Philadelphia School District officials say that closing buildings will save them millions of dollars a year.
But a closer look at the numbers shows that the lion’s share of savings will come from eliminating jobs.
Officials have been adamant that their Facilities Master Plan, which would close 37 schools and relocate seven more, is a financial necessity that will ultimately save the District $28 million annually – but less in the first year.
Superintendent William Hite has been telling audiences, “We have to take some action – or we’ll have to close the District.”
And while closing the buildings themselves will eliminate some annual maintenance and utility costs, a detailed analysis provided by District officials shows that almost 80 percent of the plan’s projected savings depends on reductions to the District’s unionized workforce. The closure plan anticipates lower numbers of teachers, administrators, aides, nurses and safety officers – over $22 million in annual labor costs.
Officials say most staffing levels are determined by the number of students in a building, and thus most jobs in closed schools will follow students to their new schools.
But they say that consolidating schools is more efficient because it allows for a net decrease in the number of District employees, particularly in administration and maintenance.
“When you operate a small school … you still need that administrative staff,” said Matthew Stanski, the District’s chief financial officer. “That becomes more efficient the larger the school becomes.”
Deputy Superintendent Paul Kihn says the District’s savings estimates are based on data collected from last year’s closures and factor in an increase in overall transportation costs.
Kihn also believes that closings won’t trigger a larger-than-usual migration of students to more-costly charter schools, and that the District can stick to its relatively lean budget for post-closure improvements in the so-called “receiving schools.”
Next year, Kihn said, a total of $19 million is dedicated to investing in “high-quality seats” across the District; that figure will support everything from three new Renaissance charters to academic upgrades at low-performing schools and schools affected by closures.
“We’re not planning on spending money that we don’t have,” Kihn said.
But District officials also acknowledge “substantial” one-time transition costs in the first year that will eat into some portion of the $28 million in savings – exactly how much they are not prepared to say.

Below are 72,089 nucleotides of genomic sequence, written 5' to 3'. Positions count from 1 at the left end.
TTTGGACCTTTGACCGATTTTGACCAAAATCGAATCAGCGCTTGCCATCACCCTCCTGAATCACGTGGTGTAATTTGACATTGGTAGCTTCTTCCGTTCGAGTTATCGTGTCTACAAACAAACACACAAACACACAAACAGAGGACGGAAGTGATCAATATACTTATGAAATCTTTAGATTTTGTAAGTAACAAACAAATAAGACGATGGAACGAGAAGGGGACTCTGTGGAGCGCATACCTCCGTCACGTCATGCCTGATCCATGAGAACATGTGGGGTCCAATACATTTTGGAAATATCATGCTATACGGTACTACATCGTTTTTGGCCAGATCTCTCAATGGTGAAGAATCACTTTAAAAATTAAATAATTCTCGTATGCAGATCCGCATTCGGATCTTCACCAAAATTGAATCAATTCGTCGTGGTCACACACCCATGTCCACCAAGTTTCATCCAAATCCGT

Since the plan was announced, critics have been making the argument that transition costs will offset the promised savings. They point to reports from Chicago and Washington, D.C., where school officials once promised windfalls from large-scale closures. In Chicago, leaked internal school district documents suggest that it underreported its closure-related transition costs by anywhere from $150 million to $400 million. In D.C. a 2012 auditor’s report found that the capital costs for closing 23 schools were $40 million, four times higher than original estimates.
The surprise expenses in these two cities reportedly came in such areas as building maintenance and severance pay.
Mary Filardo, who as head of the Washington, D.C.-based 21st Century School Fund has done extensive work around closures, said many of the unexpected costs there were the result of poor planning.
“There were a lot of amateurs,” she said. “They underestimated what was going to be involved. They didn’t properly mothball [closed schools] – and then, when they went to negotiate with charters about them, the buildings were a wreck.”
School districts can also see savings quickly eaten up by increased demand for transportation and charter-school slots, she said.
Kihn acknowledged that not every transition cost has been fully determined. It’s not clear, for example, what it will cost to hire contractors to help empty decommissioned facilities and move equipment.
In addition, the District assumes that it will face anywhere from $2 million to $3 million in ongoing “carrying costs” associated with maintaining and marketing the shuttered buildings – costs that must be deducted from the projected $28 million in savings until the properties are sold.